|Doc Rivers doesn’t want Rajon Rondo ‘pacing himself’||at 2:18 pm ET|
WALTHAM — Sometimes, too much of a good thing is not healthy for a basketball team.
Well, take a look at Rondo’s minutes and what the Celtics expect from him and you could make the argument they should be just as concerned.
In the first three games, Rondo has played 44, 41 and 41 minutes, averaging 41.5 minutes per contest, nine minutes over his career average per game. Yes, it’s just a three-game sample so far and yes, that average includes a season of 23.5 minutes in his rookie year in 2006-07 and 29.9 the next, when he led the Celtics to an NBA title running the point. But still, one look at Rondo’s lean body and you see the need to preserve the Rolls Royce of the Celtics engine for all 82 games.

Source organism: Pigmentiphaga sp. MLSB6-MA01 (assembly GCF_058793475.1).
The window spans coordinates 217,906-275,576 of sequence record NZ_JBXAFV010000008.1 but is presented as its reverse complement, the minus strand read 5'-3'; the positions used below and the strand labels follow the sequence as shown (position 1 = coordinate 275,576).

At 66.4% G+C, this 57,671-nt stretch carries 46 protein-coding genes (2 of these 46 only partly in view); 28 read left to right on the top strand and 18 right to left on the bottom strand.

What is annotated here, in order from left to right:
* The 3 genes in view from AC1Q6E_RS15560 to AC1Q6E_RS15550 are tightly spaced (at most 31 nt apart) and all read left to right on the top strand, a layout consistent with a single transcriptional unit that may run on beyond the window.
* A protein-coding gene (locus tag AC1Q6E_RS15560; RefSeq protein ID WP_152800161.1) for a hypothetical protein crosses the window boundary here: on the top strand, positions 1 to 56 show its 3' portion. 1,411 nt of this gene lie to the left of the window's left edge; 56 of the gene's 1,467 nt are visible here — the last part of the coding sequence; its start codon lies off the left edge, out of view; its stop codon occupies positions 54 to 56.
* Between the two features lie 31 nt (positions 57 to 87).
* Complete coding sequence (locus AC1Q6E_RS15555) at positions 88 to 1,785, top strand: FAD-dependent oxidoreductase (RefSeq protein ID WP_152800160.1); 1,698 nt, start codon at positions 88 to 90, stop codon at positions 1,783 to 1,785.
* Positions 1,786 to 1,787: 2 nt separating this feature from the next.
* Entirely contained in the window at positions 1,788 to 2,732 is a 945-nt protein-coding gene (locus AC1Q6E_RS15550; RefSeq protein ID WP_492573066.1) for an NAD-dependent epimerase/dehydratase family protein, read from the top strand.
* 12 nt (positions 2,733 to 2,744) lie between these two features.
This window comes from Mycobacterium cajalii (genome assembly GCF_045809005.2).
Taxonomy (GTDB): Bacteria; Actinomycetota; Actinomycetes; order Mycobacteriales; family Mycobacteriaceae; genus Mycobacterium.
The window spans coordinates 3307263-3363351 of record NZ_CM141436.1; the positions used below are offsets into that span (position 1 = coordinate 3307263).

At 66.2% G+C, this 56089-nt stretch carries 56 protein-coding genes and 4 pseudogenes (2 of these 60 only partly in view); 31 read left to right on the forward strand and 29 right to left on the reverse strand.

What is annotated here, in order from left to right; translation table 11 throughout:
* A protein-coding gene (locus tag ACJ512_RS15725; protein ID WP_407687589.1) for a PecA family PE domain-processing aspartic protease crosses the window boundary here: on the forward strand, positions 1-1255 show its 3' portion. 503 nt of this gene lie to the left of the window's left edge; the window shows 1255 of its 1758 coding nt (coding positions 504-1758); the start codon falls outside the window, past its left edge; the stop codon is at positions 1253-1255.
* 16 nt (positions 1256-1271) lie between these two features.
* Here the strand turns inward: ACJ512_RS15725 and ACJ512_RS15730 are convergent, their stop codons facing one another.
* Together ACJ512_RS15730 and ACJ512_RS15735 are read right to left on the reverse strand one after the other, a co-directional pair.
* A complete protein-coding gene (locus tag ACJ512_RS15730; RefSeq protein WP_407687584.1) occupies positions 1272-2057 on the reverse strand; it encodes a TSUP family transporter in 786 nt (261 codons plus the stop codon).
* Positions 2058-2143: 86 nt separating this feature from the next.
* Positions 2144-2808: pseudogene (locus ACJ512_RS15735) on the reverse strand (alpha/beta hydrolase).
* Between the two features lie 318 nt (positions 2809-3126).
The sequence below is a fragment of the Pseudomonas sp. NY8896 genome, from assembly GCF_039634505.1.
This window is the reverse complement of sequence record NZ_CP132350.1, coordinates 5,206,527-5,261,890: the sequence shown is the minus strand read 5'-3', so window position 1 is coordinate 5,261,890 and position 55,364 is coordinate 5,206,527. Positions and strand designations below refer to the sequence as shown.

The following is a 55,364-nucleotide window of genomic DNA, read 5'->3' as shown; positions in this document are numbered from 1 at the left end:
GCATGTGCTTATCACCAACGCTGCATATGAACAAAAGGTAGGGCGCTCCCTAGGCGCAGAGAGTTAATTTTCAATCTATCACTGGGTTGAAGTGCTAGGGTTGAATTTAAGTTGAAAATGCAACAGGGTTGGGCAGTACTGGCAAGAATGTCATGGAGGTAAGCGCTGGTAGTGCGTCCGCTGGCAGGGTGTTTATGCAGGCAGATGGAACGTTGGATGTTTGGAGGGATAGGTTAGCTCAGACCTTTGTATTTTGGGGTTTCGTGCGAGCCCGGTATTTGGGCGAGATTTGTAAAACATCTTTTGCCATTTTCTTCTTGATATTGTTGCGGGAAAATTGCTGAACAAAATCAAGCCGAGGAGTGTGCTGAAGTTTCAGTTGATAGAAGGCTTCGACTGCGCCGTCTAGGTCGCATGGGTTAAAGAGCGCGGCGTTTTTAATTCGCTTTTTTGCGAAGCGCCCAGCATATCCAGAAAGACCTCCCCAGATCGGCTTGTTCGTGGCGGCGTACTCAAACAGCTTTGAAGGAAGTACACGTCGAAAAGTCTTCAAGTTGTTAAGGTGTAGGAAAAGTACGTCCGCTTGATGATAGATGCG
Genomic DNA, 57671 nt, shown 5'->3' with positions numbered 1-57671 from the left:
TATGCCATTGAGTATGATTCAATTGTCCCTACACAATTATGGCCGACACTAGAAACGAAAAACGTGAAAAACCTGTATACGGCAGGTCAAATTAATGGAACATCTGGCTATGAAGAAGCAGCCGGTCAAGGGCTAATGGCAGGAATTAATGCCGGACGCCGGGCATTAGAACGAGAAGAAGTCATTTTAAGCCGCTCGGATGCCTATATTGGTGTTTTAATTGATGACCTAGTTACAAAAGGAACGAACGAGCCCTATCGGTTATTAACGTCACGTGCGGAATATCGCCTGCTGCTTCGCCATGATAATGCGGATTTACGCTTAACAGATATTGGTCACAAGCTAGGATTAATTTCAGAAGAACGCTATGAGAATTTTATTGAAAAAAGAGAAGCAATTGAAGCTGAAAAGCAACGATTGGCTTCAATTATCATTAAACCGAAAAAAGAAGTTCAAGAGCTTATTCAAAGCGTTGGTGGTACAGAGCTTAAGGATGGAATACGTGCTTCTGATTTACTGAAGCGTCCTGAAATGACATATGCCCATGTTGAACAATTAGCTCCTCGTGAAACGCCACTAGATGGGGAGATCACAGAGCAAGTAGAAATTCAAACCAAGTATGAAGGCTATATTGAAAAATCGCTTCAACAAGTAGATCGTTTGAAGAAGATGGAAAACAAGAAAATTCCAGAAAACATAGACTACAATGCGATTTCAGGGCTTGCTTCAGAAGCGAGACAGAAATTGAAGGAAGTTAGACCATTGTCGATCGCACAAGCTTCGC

But Rivers took it a step further after practice Monday when he said it’s not the number of minutes but how Rondo is playing on the court that he has to watch closely. Rivers wants to be the one pacing Rondo from the bench, not Rondo himself.
“I’m concerned but not as far as him getting tired but I don’t want him to save himself on the floor,” Rivers said. “There’s a minutes number for him. We don’t know what it is yet. We’ll figure it out where he can play his minutes at full pace instead of knowing he’s going to be on the floor too long and then he starts pacing himself. We need him to be a fast, quick, aggressive player.”
And the number?
“I think it’s 39, 38 but it’s not much lower than 40 but it’s in that area,” Rivers added.
Rivers has said in years past just what a physical drain it is for a guard like Rondo to not only run the offense but play top-end defense that is a staple in the Celtics scheme.